U of M Researchers Using Viruses to Target Cancer Cells

“When we think about viruses, we think disease,” says Masato Yamamoto, M.D., Ph.D., a professor in the Department of Surgery and member of the Masonic Cancer Center, University of Minnesota. “But by wisely using viruses, we can design therapies that target cancer cells.”

We know that viruses cause illness, from the not-so-serious common cold to the potentially deadly influenza, AIDS, and measles. So it seems counterintuitive that scientists would turn to viruses in their search for cancer treatments, but astonishing successes have put the world’s spotlight on oncolytic viruses as the next great hope for cancer treatment.

In Yamamoto’s lab, the main focus is using the adenovirus (common cold virus) to deliver a knockout punch to pancreatic cancer cells.

Julia Davydova, M.D., Ph.D., an assistant professor of surgery who works with Yamamoto, explains how it works: “This is a gene therapy approach, meaning we design special viruses that can deliver a piece of DNA to kill tumors. We use the adenovirus as our [tumor-destroying] agent because it can express the gene of interest at high concentrations specifically in tumor tissues while eliminating cancer cells as a part of viral replication. Besides, adenovirus’ replication machinery has been carefully scrutinized and established, it doesn’t integrate into the genome, it doesn’t cause mutations, and, since it’s a common cold virus, it’s not associated with any severe disease.”

That’s a brief explanation for a process that takes years, in which scientists work to create and then clone powerful, specialized versions of the adenovirus that can home in on cancer cells and destroy them.

Trials in the lab show it works. When mice with malignant pancreatic tumors were given a single intravenous injection of the specially engineered adenovirus, four out of 10 tumors disappeared completely—something Yamamoto calls “an amazingly good result.”

The research is not without challenges, though.

“Our ability to create exciting new viruses greatly outshines our ability to test them in the clinic,” she says. “Each time we modify the virus, it’s considered to be a new drug, so it has to go through the painstaking process of approval. It can take six or seven years, or even longer, to go from cloning the virus in the lab to bringing it into the Phase I clinical trial,” Davydova explains.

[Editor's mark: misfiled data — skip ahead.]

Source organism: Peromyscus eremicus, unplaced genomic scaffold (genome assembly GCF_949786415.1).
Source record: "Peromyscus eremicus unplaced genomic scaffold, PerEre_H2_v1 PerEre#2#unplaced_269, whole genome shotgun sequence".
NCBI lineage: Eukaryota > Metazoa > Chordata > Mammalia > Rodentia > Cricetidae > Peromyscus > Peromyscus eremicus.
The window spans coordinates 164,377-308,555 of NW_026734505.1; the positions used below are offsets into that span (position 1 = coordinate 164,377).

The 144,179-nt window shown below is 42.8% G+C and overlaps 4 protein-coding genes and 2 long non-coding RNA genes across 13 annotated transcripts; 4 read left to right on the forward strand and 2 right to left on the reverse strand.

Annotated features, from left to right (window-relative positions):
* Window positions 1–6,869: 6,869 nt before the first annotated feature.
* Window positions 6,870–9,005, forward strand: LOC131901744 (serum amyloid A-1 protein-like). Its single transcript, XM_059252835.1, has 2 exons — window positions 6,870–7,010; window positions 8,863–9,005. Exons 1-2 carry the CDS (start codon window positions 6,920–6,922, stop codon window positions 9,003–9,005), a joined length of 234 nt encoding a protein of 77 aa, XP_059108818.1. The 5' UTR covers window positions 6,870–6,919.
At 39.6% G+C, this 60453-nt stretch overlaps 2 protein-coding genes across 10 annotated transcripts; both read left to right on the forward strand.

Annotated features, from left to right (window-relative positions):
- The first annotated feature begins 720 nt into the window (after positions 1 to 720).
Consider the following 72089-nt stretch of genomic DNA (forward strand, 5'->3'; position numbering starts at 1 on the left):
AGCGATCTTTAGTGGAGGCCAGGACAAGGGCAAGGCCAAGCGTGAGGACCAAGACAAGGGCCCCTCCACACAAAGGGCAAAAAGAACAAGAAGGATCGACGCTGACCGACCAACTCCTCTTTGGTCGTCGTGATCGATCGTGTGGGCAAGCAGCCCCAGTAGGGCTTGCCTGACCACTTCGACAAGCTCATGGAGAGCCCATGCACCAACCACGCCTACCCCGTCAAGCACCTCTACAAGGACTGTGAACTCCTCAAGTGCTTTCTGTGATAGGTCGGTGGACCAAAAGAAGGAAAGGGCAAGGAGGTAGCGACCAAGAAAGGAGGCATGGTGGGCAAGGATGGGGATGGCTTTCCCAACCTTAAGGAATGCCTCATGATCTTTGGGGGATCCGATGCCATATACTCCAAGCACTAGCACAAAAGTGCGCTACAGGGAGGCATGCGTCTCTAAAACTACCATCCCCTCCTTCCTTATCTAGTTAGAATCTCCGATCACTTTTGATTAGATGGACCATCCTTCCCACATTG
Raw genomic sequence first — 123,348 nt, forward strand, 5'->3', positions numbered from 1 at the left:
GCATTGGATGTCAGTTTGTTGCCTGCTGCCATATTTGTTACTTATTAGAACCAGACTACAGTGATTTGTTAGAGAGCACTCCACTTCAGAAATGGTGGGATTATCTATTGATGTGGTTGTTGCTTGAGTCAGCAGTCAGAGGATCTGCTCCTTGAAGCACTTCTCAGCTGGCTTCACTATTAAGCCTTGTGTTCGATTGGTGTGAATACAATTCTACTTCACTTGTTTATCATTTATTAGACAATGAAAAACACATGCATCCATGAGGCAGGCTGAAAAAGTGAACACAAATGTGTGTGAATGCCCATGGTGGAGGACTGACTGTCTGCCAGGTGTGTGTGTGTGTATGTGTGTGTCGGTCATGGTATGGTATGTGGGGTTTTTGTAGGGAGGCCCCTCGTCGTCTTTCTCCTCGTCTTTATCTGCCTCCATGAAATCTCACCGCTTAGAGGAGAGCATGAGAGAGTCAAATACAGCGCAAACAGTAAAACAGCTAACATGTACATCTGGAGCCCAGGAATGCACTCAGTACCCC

Given infinite resources, the teams could push ahead much faster. They are dealing with new viruses that no companies are marketing yet, and insurance companies do not pay for the treatment. This means they have to rely on grants and philanthropy to continue to move forward.

Regardless, scientists are driven to see this through because evidence is growing that oncolytic viruses are, indeed, effective weapons against various types of cancer.

“We’ve had such great achievements with the new generation of adenoviruses,” says Davydova. “The data are very exciting.”

“I see great promise in this,” adds Yamamoto, who hopes to open a clinical trial for people who have pancreatic cancer soon. “Our cancer center is very strong and is committed to enhancing work in this area. With that support, I believe we can design really effective treatments for devastating cancers.”

Masato Yamamoto, M.D., Ph.D. and Julia Davydova, M.D., Ph.D. are conducting crucial research at the University of Minnesota. With the right resources, we can improve cancer prevention, screening, treatment, and survivorship. Learn about the proposed Minnesota Cancer Clinical Trials Network.

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